Chris Masterson and Eleanor Whitmore are partners in music and life.Photo by Curtis Wayne Millard/Courtesy of Red House Records
It’s the morning after the city of Austin announced the complete cancellation of the SXSW festival when Chris Masterson and Eleanor Whitmore are on the phone from New York City. The day prior also marked the release date for their new album, No Time For Love Songs, and they’d played a gig in Brooklyn.
That means the duo – musical and marital partners – will have to alter their plans, along with hundreds of thousands around the world who were set to converge on the capital city. But they still plan on making the trek back their home state for a series of related gigs, day parties, and record store performances.
“Apparently, we’re letting a whole pseudo-flu stop a music festival!” Masterson says. “Public safety is a great concern and you don’t want to act too happy because people are suffering but…isn’t the Rodeo going on there in Houston? Do cowboy hats protect people from coronavirus?” Editor's note 3-13-20: This interview was conducted prior to the current state of the coronavirus impact and the announcement of the Houston Rodeo’s cancellation.
“The clubs still want the shows to go on – that’s revenue for them,” Whitmore adds. “It’s a disaster. But I have a feeling things will still go on, they’ll just be a bit smaller.”
Houston will get to see a lot of the couple over the next couple of months, with an in-store at Cactus Music, a headlining show at the Mucky Duck, and then an opening slot for the Jayhawks.
No Time for Love Songs is the country/folk/rock pair’s fourth album as the Mastersons (they also have a regular gig in Steve Earle’s band, the Dukes). It was produced by Shooter Jennings and recorded at LA’s legendary Sound City Studios – just ten minutes from where the couple now lives.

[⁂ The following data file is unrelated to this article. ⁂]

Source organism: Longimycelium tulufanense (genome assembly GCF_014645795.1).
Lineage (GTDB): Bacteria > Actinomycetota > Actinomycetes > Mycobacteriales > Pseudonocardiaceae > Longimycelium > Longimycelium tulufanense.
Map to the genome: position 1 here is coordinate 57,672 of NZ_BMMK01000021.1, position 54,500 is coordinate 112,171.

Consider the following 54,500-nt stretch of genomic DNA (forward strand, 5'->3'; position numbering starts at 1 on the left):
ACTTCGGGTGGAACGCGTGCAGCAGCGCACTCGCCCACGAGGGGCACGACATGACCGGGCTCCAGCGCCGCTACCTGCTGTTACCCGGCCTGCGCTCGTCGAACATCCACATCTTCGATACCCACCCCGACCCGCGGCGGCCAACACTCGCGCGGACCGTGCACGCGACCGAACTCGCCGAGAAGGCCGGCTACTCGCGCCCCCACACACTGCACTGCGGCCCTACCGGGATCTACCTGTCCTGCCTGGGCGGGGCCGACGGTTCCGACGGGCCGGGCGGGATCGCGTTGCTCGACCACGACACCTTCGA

And the singer/guitarists are both serious about the sentiment behind the title track. They offer that in this time of social, political, and environmental upheaval, the well-worn phrase “we’re more divided than ever” might actually be true. But the genesis of the song actually came from an even more well-worn country music cliché.
“We were driving and listening to a new song on the radio and it was someone howling about whiskey. And I said ‘If I hear another song about whiskey, I’m going to stab myself!” Whitmore remembers. “Chris said ‘That’s kind of harsh, but we can work with that.’ There’s so much going on in the world with politics and things, and we knew we were going to write more songs about that.”
Ironically, the end result is kind of a love song — albeit meant to be a bit tongue in cheek. But what the Mastersons don’t think is funny is a noticeable shift away from empathy and kindness in everyday life.
“People are being mean these days, and it doesn’t help that the person at the top of our government is the worst,” Whitmore continues. “And it’s the left too, they can’t get together. All the Bernie Bros are being mean to the moderates. And people make decisions based on fear, that’s what I was thinking when I voted in the primaries.”
Donald Trump and whiskey inspired the title track on No Time For Love Songs.
Photo by Curtis Wayne Millard/Courtesy of Red House Record
For his part, Masterson puts a lot of the blame on social media. “People used to be able to disagree, go behind the curtain and vote, and come out and still be decent people to each other in their community,” he says. “Now, people will sit behind a computer and type things to people that they would never ever say in person. There’s a lack of decency and kindness and empathy, and that was on our minds when we wrote these songs.”